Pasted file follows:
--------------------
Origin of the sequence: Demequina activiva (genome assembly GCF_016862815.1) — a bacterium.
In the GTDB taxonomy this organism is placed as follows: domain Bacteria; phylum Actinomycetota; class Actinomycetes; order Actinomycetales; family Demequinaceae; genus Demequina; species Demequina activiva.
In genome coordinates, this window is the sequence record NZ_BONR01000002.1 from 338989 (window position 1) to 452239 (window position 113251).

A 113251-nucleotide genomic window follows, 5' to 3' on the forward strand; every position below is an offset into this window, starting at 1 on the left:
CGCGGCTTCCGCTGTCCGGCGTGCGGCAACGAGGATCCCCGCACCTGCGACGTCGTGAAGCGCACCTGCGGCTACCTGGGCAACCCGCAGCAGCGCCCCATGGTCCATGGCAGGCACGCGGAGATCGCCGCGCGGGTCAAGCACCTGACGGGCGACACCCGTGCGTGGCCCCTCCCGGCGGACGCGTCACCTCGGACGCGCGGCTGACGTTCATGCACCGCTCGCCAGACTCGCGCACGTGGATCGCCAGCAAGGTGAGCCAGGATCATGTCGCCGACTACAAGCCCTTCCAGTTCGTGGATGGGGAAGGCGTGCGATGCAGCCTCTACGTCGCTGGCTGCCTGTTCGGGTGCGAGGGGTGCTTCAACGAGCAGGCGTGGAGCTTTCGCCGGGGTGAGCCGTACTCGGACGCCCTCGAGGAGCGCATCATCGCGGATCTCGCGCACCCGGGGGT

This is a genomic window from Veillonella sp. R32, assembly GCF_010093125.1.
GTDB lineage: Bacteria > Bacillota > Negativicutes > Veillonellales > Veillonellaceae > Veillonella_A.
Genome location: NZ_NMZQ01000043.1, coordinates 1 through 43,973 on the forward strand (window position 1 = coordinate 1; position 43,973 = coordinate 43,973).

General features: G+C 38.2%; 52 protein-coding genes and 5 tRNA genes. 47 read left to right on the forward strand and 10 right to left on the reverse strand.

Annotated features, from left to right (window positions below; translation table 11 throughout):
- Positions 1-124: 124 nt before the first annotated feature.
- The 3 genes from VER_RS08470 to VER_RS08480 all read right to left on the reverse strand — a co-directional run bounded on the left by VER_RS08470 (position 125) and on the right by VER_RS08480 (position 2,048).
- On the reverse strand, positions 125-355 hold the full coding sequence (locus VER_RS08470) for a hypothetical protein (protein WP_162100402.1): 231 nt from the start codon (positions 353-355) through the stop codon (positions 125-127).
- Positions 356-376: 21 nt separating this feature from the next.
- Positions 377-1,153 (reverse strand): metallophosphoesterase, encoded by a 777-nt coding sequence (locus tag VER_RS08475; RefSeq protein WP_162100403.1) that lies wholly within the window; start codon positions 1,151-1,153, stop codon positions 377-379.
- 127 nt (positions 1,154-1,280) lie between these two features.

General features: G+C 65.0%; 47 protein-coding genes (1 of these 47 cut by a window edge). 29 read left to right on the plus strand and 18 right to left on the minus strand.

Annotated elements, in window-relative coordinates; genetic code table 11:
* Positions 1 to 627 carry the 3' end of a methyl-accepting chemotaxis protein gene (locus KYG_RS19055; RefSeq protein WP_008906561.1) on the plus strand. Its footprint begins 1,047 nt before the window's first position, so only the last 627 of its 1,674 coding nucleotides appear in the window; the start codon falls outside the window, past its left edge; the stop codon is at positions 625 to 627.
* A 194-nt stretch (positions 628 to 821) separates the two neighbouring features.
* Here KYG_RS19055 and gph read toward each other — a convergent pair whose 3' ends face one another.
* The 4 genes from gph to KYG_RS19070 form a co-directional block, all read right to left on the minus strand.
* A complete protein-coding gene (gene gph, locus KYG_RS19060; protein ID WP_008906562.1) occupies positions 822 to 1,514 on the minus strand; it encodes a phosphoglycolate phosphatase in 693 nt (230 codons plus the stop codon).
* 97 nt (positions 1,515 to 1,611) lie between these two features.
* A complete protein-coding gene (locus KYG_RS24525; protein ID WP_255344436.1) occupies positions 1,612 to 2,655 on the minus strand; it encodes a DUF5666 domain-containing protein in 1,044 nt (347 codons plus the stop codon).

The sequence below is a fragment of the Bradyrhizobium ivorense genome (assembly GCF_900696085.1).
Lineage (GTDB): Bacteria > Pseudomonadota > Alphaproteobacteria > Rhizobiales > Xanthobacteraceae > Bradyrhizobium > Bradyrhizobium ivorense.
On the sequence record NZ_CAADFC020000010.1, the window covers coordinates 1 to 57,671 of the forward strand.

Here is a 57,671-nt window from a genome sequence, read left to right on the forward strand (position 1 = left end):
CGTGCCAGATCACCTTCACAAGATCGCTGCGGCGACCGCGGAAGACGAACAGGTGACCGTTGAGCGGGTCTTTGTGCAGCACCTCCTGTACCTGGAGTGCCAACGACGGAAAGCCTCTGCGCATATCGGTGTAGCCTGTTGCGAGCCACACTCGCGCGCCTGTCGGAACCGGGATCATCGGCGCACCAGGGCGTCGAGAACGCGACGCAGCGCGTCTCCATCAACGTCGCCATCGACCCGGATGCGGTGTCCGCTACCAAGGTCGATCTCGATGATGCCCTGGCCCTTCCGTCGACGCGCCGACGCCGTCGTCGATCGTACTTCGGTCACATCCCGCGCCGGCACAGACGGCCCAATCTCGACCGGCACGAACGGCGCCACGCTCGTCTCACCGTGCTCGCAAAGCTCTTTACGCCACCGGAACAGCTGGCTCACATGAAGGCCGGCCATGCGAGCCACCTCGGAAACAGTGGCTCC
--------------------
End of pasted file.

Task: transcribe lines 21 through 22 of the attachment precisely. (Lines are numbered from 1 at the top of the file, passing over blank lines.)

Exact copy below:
* Here KYG_RS19055 and gph read toward each other — a convergent pair whose 3' ends face one another.
* The 4 genes from gph to KYG_RS19070 form a co-directional block, all read right to left on the minus strand.